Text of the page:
wuyanxu 13th April 2009, 15:51 Quote
massive die, i love it! it'd be another consumer engineering milestone i can own :D (bought GT200 for this similar reason, 500mm+ die)

will Larrabee support Dx11?
notatoad 13th April 2009, 15:54 Quote
wait... 700mm squared or 700 square mm?
Bindibadgi 13th April 2009, 16:24 Quote
Quote:
Originally Posted by notatoad
wait... 700mm squared or 700 square mm?

Sorry, 700mm²

Fixed it now - I was on my laptop before which doesnt have a numberpad so I couldnt do alt+0178
Krikkit 13th April 2009, 16:30 Quote
Does it not have a NumLock? :p
aron311 13th April 2009, 16:31 Quote
Insert in Word and copy it across...
uncle_fungus 13th April 2009, 16:34 Quote
Or an Fn key for that matter? ;)

Btw, what is a wafter? (Image caption)
bowman 13th April 2009, 16:44 Quote
Quote:
Originally Posted by uncle_fungus
Or an Fn key for that matter? ;)

Btw, what is a wafter? (Image caption)

Wafer*, it's the silicon plate chips are etched on to. Each square on the wafer is an individual Larrabee prototype GPU.
uncle_fungus 13th April 2009, 16:47 Quote
Yes I know that. I was pointing out the (amusing) spelling mistake.
tejas 13th April 2009, 16:55 Quote
Larrabee= Pentium 4 Prescott of the GPU world!
Yemerich 13th April 2009, 16:59 Quote
I never understood why they are round...
wuyanxu 13th April 2009, 17:00 Quote
Quote:
Originally Posted by Bindibadgi

Fixed it now - I was on my laptop before which doesnt have a numberpad so I couldnt do alt+0178

is there a list of useful alt+numbers? it'd certainly be very useful.
FeRaL 13th April 2009, 17:25 Quote
Quote:
Originally Posted by Yemerich
I never understood why they are round...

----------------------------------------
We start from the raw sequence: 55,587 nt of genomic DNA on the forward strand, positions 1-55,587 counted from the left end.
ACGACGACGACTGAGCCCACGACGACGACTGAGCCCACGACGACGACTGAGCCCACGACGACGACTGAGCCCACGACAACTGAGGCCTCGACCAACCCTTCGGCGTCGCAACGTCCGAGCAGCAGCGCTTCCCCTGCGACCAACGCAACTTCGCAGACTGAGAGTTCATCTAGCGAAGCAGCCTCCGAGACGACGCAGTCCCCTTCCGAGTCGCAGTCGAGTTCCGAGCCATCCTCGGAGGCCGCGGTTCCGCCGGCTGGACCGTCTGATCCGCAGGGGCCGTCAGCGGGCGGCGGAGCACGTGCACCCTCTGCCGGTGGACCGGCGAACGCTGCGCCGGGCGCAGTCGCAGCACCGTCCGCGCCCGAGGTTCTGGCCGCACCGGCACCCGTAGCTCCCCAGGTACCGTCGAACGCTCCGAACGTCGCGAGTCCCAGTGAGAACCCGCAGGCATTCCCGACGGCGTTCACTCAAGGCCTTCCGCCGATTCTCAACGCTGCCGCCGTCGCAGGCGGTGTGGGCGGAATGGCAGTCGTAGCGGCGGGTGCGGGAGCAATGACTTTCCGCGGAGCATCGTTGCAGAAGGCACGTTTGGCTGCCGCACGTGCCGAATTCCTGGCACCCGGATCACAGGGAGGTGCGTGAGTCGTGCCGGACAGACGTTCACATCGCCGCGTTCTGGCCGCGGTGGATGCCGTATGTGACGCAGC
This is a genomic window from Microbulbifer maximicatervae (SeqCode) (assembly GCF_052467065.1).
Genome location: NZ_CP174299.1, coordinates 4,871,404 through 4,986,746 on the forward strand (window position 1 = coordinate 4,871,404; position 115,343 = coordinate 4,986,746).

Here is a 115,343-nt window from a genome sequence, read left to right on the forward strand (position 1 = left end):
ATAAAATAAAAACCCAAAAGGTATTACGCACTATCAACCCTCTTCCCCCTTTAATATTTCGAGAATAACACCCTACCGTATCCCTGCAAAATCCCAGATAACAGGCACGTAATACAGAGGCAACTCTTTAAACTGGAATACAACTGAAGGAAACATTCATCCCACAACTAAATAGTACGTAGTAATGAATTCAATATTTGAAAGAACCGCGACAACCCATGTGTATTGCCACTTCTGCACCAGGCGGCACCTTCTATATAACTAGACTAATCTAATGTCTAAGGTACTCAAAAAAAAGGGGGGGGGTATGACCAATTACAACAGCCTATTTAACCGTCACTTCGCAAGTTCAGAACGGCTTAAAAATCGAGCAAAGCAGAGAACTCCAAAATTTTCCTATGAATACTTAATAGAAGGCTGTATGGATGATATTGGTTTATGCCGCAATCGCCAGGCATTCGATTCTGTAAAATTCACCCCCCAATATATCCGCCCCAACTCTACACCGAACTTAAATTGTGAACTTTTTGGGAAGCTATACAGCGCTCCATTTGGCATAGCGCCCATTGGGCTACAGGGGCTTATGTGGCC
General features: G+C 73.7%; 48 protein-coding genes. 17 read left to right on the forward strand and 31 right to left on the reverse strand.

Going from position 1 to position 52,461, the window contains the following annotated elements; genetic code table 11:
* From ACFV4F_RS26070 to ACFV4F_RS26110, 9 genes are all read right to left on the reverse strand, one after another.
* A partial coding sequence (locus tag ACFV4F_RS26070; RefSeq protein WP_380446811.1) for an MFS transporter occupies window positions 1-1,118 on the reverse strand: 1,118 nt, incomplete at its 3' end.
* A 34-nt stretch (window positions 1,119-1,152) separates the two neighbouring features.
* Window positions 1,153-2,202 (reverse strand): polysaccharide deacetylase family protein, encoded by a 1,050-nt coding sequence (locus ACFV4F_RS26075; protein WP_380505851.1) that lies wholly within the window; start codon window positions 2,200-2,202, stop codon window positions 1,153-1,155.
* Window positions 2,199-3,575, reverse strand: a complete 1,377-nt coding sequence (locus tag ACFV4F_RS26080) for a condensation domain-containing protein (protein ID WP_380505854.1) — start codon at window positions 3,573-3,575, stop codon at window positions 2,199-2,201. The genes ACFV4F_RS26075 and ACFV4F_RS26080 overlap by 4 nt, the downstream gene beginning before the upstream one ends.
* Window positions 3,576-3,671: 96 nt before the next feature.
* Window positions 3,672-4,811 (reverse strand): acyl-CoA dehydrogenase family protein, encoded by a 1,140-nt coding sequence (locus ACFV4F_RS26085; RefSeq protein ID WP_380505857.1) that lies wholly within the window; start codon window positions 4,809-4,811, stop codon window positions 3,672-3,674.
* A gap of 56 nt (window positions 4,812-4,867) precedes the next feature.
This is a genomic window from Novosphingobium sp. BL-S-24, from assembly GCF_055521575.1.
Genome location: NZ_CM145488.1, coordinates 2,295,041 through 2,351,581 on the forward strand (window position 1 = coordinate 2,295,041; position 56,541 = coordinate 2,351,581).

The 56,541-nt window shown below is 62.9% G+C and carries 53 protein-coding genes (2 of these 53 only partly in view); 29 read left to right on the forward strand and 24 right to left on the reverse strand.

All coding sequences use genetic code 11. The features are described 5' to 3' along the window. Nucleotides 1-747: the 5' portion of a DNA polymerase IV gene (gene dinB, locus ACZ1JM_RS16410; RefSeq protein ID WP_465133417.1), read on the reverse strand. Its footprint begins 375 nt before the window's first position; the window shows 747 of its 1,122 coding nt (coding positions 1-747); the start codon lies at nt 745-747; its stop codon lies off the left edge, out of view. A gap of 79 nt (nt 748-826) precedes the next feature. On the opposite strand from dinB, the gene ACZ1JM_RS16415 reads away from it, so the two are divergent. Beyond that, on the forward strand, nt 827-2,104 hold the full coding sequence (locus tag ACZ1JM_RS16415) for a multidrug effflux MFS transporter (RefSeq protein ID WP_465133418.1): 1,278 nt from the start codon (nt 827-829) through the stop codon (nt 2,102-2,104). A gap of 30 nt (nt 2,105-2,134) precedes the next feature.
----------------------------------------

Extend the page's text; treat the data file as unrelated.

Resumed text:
They are round because they are cut from silicon rods that are drawn out of molten silicon. I imagine they could cut it square after the rod is extracted but that would not give you an optimum yield.

http://www.sehmy.com/Product/abtWafers.htm
thehippoz 13th April 2009, 17:26 Quote
so much for nvidias powerpoint presentation.. and the gt300 isn't going to be able to touch this- I bet they are shating bricks right now :D the driver argument is going to be null with this thing.. they can add optimizations over time.. but to tell you the truth this thing probably won't even need any out the gates

I can just imagine the stock heatsink.. this should be interesting.. at least ati has amd to fall on- they maybe able to dev something similar.. nvidia has alot ot worry about- there marketing machine better kick it up into super bs mode :D maybe the ntune guy can pretend he wrote a driver that doubles performance on every game ;p call it 'my ass got big banged by intel- help!'
Aterius Gmork 13th April 2009, 17:32 Quote
Quote:
Originally Posted by wuyanxu
is there a list of useful alt+numbers? it'd certainly be very useful.

http://www.usefulshortcuts.com/downloads/ALT-Codes.pdf
HourBeforeDawn 13th April 2009, 17:33 Quote